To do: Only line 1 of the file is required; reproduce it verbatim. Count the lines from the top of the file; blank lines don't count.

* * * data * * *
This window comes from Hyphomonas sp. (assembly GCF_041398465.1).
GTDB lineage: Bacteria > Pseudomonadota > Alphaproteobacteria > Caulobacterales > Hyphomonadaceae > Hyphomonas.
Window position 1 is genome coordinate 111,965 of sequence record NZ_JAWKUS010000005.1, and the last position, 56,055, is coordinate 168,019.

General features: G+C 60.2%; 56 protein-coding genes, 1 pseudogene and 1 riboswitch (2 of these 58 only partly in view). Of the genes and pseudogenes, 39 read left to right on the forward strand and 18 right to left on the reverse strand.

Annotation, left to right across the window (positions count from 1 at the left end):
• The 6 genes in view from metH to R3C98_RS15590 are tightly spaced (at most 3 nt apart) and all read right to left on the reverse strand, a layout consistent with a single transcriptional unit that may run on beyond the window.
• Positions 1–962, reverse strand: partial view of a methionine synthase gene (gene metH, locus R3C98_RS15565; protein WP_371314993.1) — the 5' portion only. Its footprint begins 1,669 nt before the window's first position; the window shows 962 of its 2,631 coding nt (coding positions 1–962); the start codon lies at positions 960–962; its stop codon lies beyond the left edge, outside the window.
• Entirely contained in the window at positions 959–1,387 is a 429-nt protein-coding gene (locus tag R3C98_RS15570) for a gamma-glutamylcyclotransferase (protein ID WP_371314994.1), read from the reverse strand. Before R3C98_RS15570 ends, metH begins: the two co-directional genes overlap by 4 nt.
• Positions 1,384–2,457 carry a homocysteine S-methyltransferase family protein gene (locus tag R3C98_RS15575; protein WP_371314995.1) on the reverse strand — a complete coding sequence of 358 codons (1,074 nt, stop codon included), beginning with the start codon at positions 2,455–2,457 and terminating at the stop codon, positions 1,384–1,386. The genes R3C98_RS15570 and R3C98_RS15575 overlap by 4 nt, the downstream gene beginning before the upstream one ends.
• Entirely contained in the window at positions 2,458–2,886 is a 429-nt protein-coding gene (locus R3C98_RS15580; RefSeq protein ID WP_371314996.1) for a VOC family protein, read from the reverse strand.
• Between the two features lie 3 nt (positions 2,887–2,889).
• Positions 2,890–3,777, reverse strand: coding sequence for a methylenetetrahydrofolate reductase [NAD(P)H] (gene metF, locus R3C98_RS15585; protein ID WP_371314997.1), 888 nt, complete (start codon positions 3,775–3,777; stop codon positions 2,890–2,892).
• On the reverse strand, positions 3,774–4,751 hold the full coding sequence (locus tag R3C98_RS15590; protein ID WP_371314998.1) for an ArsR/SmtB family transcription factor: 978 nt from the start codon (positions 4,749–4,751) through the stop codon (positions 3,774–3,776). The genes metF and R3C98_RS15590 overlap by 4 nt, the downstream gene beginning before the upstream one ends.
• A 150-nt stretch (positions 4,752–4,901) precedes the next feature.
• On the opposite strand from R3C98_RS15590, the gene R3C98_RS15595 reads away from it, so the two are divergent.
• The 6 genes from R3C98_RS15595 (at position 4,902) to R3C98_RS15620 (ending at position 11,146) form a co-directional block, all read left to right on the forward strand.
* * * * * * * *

This window comes from Hyphomonas sp. (assembly GCF_041398465.1).